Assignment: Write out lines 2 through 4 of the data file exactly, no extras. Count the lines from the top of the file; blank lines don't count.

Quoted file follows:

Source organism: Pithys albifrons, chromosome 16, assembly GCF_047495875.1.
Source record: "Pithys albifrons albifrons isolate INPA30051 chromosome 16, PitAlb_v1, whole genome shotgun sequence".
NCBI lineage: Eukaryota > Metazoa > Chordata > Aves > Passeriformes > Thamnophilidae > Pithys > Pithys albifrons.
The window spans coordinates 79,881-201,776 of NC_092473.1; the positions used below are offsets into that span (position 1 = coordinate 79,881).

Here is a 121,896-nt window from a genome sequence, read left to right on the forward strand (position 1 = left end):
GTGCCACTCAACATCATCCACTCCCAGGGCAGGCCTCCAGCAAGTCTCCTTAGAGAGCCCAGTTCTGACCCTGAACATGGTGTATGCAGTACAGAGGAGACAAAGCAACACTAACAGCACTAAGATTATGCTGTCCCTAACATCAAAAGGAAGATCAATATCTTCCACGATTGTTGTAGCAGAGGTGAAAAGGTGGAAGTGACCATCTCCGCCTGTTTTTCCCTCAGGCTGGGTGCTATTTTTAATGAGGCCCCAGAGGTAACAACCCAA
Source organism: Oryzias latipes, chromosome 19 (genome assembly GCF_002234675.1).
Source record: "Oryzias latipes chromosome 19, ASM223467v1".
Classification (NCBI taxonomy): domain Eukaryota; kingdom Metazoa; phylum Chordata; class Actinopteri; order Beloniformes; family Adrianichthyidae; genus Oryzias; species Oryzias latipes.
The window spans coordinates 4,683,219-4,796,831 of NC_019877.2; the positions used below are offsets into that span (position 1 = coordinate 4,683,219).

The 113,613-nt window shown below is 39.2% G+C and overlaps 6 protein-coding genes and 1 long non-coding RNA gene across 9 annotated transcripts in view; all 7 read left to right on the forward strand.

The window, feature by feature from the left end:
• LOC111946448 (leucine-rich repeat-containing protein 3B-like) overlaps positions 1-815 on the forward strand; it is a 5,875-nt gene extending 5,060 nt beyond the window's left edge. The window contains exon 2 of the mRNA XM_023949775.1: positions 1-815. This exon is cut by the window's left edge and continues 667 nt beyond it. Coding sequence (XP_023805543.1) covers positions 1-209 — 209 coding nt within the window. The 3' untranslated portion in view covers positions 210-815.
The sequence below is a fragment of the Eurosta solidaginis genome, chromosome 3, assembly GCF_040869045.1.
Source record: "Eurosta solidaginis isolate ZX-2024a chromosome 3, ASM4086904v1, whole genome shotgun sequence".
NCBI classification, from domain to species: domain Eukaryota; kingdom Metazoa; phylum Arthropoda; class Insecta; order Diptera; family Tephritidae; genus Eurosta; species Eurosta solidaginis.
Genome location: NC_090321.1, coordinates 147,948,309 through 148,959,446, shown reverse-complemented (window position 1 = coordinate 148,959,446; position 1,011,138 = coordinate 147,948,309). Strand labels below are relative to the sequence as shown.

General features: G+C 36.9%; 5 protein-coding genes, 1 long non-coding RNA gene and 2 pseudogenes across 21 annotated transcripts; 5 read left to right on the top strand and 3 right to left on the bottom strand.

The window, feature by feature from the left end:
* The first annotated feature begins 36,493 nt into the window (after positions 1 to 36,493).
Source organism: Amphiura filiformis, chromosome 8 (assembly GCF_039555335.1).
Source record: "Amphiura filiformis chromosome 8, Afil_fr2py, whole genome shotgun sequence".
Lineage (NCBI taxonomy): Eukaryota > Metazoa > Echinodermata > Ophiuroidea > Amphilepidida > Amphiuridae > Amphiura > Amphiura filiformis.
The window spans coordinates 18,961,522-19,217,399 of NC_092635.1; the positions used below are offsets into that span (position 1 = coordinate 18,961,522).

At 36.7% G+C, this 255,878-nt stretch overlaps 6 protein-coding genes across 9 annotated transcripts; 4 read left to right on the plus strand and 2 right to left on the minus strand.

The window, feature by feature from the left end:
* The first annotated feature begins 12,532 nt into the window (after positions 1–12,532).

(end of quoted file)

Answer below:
Source record: "Pithys albifrons albifrons isolate INPA30051 chromosome 16, PitAlb_v1, whole genome shotgun sequence".
NCBI lineage: Eukaryota > Metazoa > Chordata > Aves > Passeriformes > Thamnophilidae > Pithys > Pithys albifrons.
The window spans coordinates 79,881-201,776 of NC_092473.1; the positions used below are offsets into that span (position 1 = coordinate 79,881).